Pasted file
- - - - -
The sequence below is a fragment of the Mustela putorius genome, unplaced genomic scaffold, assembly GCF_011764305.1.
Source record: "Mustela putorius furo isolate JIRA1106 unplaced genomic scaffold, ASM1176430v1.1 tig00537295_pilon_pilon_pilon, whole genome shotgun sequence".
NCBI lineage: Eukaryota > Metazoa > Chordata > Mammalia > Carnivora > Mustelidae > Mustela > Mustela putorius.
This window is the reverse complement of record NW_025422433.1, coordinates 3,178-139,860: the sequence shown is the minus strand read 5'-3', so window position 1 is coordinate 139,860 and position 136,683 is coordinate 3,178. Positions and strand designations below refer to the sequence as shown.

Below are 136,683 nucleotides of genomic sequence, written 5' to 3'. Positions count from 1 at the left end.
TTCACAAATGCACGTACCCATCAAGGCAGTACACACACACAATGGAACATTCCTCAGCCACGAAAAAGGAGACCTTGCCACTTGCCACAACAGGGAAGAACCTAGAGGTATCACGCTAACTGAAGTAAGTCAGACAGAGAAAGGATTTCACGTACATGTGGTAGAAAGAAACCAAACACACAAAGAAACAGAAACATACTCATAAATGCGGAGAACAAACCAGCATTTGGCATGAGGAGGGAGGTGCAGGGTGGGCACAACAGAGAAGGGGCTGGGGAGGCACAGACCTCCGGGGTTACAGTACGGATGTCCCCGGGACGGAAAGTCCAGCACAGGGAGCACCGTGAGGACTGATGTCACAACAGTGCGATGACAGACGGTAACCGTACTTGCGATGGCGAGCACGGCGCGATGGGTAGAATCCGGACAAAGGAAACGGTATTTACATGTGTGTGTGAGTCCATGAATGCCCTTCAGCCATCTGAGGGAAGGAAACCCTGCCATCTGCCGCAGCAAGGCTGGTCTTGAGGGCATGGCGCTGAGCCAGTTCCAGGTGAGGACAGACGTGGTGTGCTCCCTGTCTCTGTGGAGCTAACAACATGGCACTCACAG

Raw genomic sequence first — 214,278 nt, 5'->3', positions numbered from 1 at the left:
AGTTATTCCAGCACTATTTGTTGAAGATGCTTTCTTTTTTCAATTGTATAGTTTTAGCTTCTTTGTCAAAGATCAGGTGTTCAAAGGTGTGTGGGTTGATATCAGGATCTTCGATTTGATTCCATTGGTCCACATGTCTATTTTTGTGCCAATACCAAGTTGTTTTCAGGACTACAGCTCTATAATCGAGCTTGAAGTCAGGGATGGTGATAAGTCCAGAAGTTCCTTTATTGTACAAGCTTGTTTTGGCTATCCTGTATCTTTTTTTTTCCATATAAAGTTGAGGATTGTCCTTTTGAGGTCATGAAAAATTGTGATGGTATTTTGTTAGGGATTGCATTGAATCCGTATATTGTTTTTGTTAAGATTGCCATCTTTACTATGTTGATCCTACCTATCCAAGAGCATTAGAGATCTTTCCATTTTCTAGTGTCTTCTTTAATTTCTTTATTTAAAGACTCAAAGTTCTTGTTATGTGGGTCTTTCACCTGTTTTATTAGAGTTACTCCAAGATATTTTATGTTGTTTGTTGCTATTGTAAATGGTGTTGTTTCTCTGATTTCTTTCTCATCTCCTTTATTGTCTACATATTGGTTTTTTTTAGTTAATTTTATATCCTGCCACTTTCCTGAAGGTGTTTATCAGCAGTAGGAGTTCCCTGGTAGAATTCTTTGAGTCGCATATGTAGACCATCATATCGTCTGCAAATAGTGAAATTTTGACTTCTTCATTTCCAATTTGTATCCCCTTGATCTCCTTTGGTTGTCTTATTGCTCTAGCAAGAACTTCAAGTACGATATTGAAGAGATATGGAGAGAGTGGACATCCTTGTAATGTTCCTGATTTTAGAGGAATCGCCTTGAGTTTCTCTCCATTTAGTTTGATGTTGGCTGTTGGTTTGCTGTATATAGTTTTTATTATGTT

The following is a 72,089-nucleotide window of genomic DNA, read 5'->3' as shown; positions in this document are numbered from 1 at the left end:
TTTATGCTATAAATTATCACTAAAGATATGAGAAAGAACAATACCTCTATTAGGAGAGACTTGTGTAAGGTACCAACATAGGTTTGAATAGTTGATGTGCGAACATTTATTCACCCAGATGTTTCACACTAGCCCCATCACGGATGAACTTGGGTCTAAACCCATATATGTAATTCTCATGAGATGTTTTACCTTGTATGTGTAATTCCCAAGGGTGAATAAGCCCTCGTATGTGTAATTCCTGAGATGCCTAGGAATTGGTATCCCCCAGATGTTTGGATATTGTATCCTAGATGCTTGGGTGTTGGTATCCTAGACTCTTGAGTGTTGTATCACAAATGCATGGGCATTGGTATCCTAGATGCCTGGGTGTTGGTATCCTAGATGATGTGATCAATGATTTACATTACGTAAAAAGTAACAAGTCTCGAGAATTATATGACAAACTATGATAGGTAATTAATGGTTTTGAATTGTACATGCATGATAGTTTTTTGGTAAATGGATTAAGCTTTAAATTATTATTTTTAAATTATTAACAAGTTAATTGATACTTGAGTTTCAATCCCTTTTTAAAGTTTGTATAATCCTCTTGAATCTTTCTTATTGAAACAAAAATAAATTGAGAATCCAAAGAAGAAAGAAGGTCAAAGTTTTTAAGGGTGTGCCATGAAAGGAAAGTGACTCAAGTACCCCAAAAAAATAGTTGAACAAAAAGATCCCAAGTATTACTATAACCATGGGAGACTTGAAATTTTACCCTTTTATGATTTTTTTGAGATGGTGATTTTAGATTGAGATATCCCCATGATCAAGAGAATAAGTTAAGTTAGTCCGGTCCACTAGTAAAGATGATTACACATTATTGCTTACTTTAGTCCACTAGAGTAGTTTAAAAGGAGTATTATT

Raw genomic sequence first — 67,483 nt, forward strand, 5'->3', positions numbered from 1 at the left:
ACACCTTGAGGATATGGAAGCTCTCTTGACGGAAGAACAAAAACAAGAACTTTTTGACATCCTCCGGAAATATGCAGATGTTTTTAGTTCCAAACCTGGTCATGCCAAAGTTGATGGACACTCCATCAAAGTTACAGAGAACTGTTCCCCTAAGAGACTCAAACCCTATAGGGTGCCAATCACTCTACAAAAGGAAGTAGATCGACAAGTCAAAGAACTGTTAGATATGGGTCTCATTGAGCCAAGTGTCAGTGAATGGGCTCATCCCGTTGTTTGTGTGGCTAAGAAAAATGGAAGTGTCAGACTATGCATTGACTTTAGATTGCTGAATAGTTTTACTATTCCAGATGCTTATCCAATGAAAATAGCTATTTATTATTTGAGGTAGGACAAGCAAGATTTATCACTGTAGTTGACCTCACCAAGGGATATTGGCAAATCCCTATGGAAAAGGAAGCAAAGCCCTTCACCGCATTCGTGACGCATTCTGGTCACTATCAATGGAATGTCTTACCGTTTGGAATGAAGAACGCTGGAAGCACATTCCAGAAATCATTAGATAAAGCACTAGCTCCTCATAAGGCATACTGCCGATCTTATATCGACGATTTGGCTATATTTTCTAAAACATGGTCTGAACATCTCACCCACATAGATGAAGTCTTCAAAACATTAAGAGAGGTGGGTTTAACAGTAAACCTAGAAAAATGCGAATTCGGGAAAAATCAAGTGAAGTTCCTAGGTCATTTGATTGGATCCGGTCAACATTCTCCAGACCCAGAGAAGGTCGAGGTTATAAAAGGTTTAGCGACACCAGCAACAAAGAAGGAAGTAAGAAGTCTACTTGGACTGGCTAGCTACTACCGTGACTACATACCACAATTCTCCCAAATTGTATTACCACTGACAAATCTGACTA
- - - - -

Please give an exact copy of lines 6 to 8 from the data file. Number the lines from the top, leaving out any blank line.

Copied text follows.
TTCACAAATGCACGTACCCATCAAGGCAGTACACACACACAATGGAACATTCCTCAGCCACGAAAAAGGAGACCTTGCCACTTGCCACAACAGGGAAGAACCTAGAGGTATCACGCTAACTGAAGTAAGTCAGACAGAGAAAGGATTTCACGTACATGTGGTAGAAAGAAACCAAACACACAAAGAAACAGAAACATACTCATAAATGCGGAGAACAAACCAGCATTTGGCATGAGGAGGGAGGTGCAGGGTGGGCACAACAGAGAAGGGGCTGGGGAGGCACAGACCTCCGGGGTTACAGTACGGATGTCCCCGGGACGGAAAGTCCAGCACAGGGAGCACCGTGAGGACTGATGTCACAACAGTGCGATGACAGACGGTAACCGTACTTGCGATGGCGAGCACGGCGCGATGGGTAGAATCCGGACAAAGGAAACGGTATTTACATGTGTGTGTGAGTCCATGAATGCCCTTCAGCCATCTGAGGGAAGGAAACCCTGCCATCTGCCGCAGCAAGGCTGGTCTTGAGGGCATGGCGCTGAGCCAGTTCCAGGTGAGGACAGACGTGGTGTGCTCCCTGTCTCTGTGGAGCTAACAACATGGCACTCACAG

Raw genomic sequence first — 214,278 nt, 5'->3', positions numbered from 1 at the left:
AGTTATTCCAGCACTATTTGTTGAAGATGCTTTCTTTTTTCAATTGTATAGTTTTAGCTTCTTTGTCAAAGATCAGGTGTTCAAAGGTGTGTGGGTTGATATCAGGATCTTCGATTTGATTCCATTGGTCCACATGTCTATTTTTGTGCCAATACCAAGTTGTTTTCAGGACTACAGCTCTATAATCGAGCTTGAAGTCAGGGATGGTGATAAGTCCAGAAGTTCCTTTATTGTACAAGCTTGTTTTGGCTATCCTGTATCTTTTTTTTTCCATATAAAGTTGAGGATTGTCCTTTTGAGGTCATGAAAAATTGTGATGGTATTTTGTTAGGGATTGCATTGAATCCGTATATTGTTTTTGTTAAGATTGCCATCTTTACTATGTTGATCCTACCTATCCAAGAGCATTAGAGATCTTTCCATTTTCTAGTGTCTTCTTTAATTTCTTTATTTAAAGACTCAAAGTTCTTGTTATGTGGGTCTTTCACCTGTTTTATTAGAGTTACTCCAAGATATTTTATGTTGTTTGTTGCTATTGTAAATGGTGTTGTTTCTCTGATTTCTTTCTCATCTCCTTTATTGTCTACATATTGGTTTTTTTTAGTTAATTTTATATCCTGCCACTTTCCTGAAGGTGTTTATCAGCAGTAGGAGTTCCCTGGTAGAATTCTTTGAGTCGCATATGTAGACCATCATATCGTCTGCAAATAGTGAAATTTTGACTTCTTCATTTCCAATTTGTATCCCCTTGATCTCCTTTGGTTGTCTTATTGCTCTAGCAAGAACTTCAAGTACGATATTGAAGAGATATGGAGAGAGTGGACATCCTTGTAATGTTCCTGATTTTAGAGGAATCGCCTTGAGTTTCTCTCCATTTAGTTTGATGTTGGCTGTTGGTTTGCTGTATATAGTTTTTATTATGTT